This is also true with regard to sacred objects. Things that were used for the sacred worship were so holy that they were not even to be seen by anyone except the priest. The members of the Levite tribe were assigned to assist the priest descendants of Aaron, but they were warned: “Let not the tribe of the families of the Kohathites be destroyed from among the Levites; but deal thus with them, that they may live and not die when they come near to the most holy things: Aaron and his sons shall go in and appoint them each to his task and to his burden, but they [the Levites] shall not go in to look upon the holy things even for a moment, lest they die” (Num 4:18-20).

When King Belshazzar had a feast for the members of his court he had the sacred vessels from the temple of Jerusalem brought in to use as common drinking cups. It was then that a hand appeared and wrote mysterious letters on the wall. The king’s reaction was, “his color changed, and his thoughts alarmed him; his limbs gave way, and his knees knocked together” (Dan 5:6). Such was the terror that came upon him as a consequence for having profaned the sacred vessels.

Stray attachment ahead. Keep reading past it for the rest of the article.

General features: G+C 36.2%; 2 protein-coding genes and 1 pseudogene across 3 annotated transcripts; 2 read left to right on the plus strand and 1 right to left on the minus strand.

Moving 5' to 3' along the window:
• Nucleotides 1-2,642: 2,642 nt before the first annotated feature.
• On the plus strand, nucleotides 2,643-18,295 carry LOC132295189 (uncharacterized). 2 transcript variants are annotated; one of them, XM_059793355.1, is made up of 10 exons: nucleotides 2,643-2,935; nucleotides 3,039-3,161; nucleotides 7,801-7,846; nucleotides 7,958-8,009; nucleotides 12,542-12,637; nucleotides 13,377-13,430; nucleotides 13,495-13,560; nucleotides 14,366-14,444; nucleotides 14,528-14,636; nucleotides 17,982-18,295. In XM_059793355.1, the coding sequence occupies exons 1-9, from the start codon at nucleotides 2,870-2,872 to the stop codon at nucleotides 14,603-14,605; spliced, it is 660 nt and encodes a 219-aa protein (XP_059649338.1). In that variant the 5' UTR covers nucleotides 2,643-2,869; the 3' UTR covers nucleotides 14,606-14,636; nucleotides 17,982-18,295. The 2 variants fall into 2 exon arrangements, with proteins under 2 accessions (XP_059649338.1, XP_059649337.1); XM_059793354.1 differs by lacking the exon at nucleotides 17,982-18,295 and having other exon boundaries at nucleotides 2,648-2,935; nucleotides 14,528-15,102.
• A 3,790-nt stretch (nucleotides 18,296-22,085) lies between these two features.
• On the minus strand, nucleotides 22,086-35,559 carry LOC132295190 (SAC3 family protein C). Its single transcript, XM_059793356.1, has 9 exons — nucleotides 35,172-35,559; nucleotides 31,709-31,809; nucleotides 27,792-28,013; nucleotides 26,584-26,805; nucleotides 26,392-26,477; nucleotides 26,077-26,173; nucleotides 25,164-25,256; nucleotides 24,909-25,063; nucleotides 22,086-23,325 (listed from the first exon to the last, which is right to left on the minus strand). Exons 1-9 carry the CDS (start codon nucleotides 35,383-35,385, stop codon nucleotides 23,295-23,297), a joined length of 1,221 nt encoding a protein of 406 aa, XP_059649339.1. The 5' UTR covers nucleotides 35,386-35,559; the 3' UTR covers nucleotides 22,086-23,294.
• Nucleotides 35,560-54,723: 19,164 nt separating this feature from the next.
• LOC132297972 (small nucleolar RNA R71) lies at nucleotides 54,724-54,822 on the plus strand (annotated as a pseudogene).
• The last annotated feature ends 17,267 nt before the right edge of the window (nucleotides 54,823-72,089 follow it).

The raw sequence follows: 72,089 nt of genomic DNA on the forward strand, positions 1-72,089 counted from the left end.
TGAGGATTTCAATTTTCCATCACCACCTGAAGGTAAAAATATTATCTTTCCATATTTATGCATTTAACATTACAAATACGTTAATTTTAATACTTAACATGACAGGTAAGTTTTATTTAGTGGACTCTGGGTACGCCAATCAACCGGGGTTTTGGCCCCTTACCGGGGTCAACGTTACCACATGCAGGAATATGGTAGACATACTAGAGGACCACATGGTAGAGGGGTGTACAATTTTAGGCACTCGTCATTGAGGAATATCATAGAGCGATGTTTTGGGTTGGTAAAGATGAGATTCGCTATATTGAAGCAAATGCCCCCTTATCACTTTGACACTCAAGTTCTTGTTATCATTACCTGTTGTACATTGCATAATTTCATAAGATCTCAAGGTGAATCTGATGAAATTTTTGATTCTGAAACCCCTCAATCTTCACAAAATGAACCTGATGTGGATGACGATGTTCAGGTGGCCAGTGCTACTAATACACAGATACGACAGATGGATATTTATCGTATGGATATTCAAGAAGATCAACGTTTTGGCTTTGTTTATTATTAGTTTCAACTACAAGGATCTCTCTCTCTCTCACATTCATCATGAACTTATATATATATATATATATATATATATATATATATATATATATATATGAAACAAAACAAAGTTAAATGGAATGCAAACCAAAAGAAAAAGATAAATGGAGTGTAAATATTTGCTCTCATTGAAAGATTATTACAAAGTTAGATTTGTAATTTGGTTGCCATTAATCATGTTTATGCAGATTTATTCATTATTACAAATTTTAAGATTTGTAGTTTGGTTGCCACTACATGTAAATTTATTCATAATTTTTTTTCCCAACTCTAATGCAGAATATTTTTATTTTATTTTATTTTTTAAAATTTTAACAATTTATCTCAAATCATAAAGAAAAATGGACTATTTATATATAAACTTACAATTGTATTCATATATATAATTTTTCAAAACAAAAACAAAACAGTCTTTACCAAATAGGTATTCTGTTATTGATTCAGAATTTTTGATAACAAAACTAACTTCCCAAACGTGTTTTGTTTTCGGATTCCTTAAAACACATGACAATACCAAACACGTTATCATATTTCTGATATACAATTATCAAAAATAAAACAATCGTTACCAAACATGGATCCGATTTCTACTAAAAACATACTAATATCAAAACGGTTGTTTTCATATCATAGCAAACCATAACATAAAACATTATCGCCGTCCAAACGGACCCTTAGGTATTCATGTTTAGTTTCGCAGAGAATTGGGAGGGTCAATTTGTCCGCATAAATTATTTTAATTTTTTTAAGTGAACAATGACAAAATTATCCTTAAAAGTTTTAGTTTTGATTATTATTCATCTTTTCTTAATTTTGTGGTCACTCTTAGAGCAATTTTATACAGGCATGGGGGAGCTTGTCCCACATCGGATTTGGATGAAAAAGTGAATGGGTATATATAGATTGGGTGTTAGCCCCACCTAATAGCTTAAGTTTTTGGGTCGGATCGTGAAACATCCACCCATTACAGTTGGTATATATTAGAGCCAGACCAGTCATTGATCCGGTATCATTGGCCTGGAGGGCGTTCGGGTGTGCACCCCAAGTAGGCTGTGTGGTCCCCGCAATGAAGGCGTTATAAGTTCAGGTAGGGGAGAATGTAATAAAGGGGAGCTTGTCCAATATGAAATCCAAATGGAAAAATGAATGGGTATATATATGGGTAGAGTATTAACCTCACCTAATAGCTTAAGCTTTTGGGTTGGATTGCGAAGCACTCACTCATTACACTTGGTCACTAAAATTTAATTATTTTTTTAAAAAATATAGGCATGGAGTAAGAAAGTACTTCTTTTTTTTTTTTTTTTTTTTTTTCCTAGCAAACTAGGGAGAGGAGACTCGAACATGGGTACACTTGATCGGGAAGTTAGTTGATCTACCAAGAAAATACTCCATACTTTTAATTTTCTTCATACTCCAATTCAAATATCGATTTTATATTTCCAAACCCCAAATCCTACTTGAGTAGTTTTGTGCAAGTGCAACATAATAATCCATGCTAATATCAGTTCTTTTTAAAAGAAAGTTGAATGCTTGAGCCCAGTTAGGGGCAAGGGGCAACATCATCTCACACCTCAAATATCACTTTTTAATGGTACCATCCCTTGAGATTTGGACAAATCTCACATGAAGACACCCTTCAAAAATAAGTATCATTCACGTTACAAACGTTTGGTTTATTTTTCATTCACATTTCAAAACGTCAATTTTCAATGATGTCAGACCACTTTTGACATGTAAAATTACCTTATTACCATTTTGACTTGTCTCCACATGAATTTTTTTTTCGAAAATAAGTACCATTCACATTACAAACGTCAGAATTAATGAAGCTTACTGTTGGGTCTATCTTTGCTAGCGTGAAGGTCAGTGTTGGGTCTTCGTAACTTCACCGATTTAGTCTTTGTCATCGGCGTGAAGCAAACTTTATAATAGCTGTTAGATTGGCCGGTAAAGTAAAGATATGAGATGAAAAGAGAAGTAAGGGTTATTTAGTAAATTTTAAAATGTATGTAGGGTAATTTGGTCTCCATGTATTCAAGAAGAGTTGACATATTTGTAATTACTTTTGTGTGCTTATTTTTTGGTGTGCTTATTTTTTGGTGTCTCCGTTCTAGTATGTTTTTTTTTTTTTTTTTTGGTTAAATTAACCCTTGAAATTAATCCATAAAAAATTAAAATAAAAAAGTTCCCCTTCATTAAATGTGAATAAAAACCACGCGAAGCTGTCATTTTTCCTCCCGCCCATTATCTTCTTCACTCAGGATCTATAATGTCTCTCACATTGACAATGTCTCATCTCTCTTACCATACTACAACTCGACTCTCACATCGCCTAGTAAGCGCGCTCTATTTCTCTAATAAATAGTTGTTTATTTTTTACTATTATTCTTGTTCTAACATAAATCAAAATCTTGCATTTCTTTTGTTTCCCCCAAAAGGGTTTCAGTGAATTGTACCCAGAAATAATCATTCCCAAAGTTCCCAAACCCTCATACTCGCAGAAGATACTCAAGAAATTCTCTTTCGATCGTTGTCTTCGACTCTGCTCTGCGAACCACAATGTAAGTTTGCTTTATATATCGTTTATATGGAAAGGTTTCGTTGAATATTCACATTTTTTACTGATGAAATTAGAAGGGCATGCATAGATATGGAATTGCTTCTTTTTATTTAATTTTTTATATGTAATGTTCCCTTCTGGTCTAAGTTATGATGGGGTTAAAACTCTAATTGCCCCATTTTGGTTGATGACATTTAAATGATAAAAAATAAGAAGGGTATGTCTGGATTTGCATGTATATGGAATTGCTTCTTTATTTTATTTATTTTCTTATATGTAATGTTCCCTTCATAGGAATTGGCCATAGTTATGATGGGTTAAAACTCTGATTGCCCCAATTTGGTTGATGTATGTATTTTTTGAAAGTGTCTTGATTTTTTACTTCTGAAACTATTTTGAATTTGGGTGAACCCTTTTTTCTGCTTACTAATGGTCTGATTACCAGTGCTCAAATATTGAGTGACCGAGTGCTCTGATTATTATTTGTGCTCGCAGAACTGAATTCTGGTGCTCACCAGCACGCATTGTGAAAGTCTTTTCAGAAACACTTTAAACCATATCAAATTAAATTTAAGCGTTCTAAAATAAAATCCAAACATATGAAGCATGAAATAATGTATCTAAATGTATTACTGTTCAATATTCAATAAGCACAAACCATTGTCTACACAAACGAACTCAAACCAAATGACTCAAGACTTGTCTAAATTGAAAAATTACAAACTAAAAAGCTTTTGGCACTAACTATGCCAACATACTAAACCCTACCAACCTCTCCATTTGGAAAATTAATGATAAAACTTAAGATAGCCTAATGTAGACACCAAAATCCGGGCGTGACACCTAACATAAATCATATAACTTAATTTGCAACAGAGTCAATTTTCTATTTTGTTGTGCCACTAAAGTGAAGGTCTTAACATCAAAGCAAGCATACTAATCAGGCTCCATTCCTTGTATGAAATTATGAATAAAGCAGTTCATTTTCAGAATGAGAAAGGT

Further, the sacred rites prescribed for the worship of God are most holy. They are not subject to human determination, but the directives of God himself. This is made clear in the story of when Aaron and his four sons were ordained to serve the Lord as priests. Their ordination was a very elaborate ceremony that went on for eight days. During the ceremony they could not leave the entrance of the tent of meeting. There in the continual presence of God they were consecrated by Moses with various sacrifices and anointings. And then, just as the eighth day is completed, it is recorded: “Now Nadab and Abihu, sons of Aaron, each took his censer and put fire on it and laid incense on it and offered unholy fire before the Lord, such as he had not commanded them. And fire came forth from the presence of the Lord and devoured them and they died before the Lord. Then Moses said to Aaron, ‘This is what the Lord said, ‘I will show myself holy among those who are near me, and before all the people I will be glorified’” (Lev 10:1-3).